It takes a few days for breastmilk to come in, so what the baby gets initially is a small amount of high-protein, low-fat substance called colostrum, which has lots of neat stuff, such as the mother's antibodies. It's hugely important, but it's not all that sustaining.

Due to the Cult of Breastfeeding (I'm a fan of breastfeeding, but not a fan of the unbelievable expectations and unrealistic standards set by some - don't worry, I'll rant on this later), babies are expected to subsist only on colostrum for the first three days or so of their life. Formula is PURE EVIL and giving it to the baby is the virtual equivalent of scattering rusty nails into their cereal later in life.

So that was fine the first day, but the second day - at which point we were sent home - Sophia was getting a bit more fussy. She began refusing her colostrum at her regular intervals, opting for 5-7 hours instead of the recommended 2-4 hours. The hospital people didn't think it was that big a deal since her blood sugar was still high so we went home in good spirits and figuring she'd eat when she was hungry.

What they (and we) didn't take into consideration was her hydration. For a pretty big baby (Sophia was only one ounce shy of nine pounds at birth) , a tiny amount of colostrum at regular feedings just isn't enough to hydrate over several days. Especially when increasing dehydration made Sophia increasingly irritable and less likely to take the breast.

This, of course, led to a five-hour screaming and crying marathon several hours after discharge, during which 'Phia was completely inconsolable and, to an increasing degree, so were her parents. We expected her to cry and we'd work through it, but we didn't expect her to refuse any feeding or to blow past all the times she should have fallen asleep, or to blow up to a 101.9 degree fever (more than two degrees past the infant safe zone).

Increasingly panicked phone calls to family during the wee hours of the night gave way to a call to the doctor, who told us to get to the hospital pronto. Another few hours of inconsolable screaming and howling later in the ER, the staff finally thought to give us formula. We balked, figuring that hey - the hospital people had said her blood sugar was just fine! And anyways, feeding the baby vodka martinis would be preferable to giving her formula, right?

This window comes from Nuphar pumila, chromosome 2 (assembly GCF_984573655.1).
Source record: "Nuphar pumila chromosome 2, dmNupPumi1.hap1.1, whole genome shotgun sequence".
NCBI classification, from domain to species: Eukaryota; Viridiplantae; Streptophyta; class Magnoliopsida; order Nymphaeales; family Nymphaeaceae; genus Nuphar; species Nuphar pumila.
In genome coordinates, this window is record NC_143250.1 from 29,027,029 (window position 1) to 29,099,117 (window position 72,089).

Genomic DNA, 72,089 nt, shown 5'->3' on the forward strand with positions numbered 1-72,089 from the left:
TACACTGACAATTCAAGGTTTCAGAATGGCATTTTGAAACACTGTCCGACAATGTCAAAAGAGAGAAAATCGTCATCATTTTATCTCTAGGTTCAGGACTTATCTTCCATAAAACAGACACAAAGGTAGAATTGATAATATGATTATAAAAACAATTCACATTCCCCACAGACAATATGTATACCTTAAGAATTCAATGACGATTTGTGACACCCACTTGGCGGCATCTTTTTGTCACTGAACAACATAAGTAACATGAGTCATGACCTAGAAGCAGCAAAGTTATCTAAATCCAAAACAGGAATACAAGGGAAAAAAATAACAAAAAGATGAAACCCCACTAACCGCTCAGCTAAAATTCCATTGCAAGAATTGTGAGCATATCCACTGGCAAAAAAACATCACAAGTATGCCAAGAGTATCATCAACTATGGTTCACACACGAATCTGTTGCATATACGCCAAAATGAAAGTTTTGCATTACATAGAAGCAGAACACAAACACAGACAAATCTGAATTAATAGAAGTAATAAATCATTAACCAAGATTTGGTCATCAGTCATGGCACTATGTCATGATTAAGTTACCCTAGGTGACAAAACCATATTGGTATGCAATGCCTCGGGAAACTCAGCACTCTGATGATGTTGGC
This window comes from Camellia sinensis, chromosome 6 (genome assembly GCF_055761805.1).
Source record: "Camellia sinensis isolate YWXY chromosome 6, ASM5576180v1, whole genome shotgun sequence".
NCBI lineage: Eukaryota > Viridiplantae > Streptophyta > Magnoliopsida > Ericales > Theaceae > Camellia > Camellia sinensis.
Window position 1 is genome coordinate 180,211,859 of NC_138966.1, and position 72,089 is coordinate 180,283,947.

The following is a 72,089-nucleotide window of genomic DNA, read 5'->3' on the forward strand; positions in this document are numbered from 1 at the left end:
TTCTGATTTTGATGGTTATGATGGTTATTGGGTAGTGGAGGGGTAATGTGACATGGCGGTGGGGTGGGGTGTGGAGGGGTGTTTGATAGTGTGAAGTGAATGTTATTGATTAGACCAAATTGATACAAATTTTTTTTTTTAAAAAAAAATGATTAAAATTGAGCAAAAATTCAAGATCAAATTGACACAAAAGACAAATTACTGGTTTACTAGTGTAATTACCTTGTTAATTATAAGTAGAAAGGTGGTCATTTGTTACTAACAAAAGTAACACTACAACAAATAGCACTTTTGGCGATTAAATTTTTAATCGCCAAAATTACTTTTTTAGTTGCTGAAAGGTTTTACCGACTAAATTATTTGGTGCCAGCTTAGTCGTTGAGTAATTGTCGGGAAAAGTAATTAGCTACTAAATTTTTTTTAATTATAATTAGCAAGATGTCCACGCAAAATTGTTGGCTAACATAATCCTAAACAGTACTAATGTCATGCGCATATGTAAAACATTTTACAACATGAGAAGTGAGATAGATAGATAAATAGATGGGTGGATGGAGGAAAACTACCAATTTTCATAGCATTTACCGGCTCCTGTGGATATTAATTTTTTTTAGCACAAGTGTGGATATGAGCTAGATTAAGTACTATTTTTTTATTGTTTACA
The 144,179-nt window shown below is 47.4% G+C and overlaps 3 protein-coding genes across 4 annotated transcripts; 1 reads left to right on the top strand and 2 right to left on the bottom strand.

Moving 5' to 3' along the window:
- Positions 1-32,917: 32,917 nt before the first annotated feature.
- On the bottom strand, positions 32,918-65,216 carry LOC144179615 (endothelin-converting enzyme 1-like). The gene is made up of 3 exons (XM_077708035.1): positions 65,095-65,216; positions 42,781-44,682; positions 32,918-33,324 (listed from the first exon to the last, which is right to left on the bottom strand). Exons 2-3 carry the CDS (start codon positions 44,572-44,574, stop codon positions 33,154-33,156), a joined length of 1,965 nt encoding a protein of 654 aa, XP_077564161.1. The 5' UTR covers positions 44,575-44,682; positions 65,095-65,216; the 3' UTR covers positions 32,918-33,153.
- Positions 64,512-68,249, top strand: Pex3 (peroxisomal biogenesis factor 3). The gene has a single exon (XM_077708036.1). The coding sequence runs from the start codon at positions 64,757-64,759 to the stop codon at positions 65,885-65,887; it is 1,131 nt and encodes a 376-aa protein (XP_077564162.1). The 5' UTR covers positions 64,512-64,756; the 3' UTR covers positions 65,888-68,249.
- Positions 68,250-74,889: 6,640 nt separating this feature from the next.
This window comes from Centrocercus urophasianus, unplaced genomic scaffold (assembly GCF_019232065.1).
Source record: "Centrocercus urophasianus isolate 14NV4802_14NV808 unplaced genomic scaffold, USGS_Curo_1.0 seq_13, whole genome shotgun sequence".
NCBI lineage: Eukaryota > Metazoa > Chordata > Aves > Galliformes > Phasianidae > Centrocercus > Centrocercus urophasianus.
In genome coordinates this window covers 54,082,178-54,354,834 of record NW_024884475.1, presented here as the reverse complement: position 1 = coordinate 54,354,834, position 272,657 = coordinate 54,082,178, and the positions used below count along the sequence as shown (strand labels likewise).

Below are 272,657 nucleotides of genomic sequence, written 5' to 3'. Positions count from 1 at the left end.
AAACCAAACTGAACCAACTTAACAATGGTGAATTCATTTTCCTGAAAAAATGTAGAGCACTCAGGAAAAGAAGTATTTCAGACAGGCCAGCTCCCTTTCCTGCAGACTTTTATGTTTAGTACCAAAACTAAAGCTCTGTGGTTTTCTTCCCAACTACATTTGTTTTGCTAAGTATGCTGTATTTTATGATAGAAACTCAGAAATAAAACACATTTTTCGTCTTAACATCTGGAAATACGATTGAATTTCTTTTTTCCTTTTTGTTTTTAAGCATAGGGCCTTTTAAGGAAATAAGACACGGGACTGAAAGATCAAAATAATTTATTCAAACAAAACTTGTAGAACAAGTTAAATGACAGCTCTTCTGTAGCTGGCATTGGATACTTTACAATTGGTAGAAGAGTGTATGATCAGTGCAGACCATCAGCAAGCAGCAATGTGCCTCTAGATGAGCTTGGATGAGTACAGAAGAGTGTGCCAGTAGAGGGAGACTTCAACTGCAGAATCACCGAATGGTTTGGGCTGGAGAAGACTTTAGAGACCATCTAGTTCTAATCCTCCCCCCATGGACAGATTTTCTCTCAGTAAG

Of course, to our massive relief, Sophia slurped down the bottle of formula and fell fast asleep. With the exception of the hospital's curiosity about the possibility of a bacterial infection causing the fever, the immediate crisis was averted.

Still, the fever concerned the doctors and so Sophia subsequently got a spinal tap, catheter, and a multitude of IV drips. Poor kid. Everything looks fine now, and we're still trying to mesh the good aspects of breastfeeding with the reality that sometimes baby just isn't going to take it and that the bottle (both with formula and expressed breastmilk) can be our friend.

Leigh has been awesome throughout all of this, working on virtually no sleep while doing her darndest to keep 'Phia fed and hydrated. Big thanks to Lyle and Linda for helping me support Leigh in the hospital and keeping a rotating 24-hour presence with Leigh and Sophia despite having only one hard chair in a shared room from which to work. Also big thanks to Grandma Cathy for getting the word out and keeping me from going thoroughly insane when it looked as if there might be something seriously wrong with my little baby girl.

Once I get a little caught up with everything, I will be posting to the blog just as regularly (if not more so!) than before with photos, updates on the family, and my own wandering irrelevancy. I would advise you to expect the same tired mix of cliche and insipid prose that you've come to expect here over the past month or so. But now - baby pictures!


A great time was had by all at the hospital.

Tuesday, August 09, 2005

We are very happy to report...


...that the population of Seattle went up by one Saturday night!




"Like a Greased Pea out of a Straw…" (Chris Hafner, Thursday Aug. 4 Posting)

Joyfully submitted by Grandma Cathy and Grandpa Mike Hafner

Miss Sophia Elizabeth entered the world at 11:27 on Saturday, August 6, weighing 8 lbs. 15 oz., 19” long. Had she waited another 33 minutes, she would have been born on her parents' 6th anniversary, but she decided she wanted a day all to herself. The sweet little procrastinator was 1½ weeks beyond her due date, but when she decided to take action, things happened very quickly.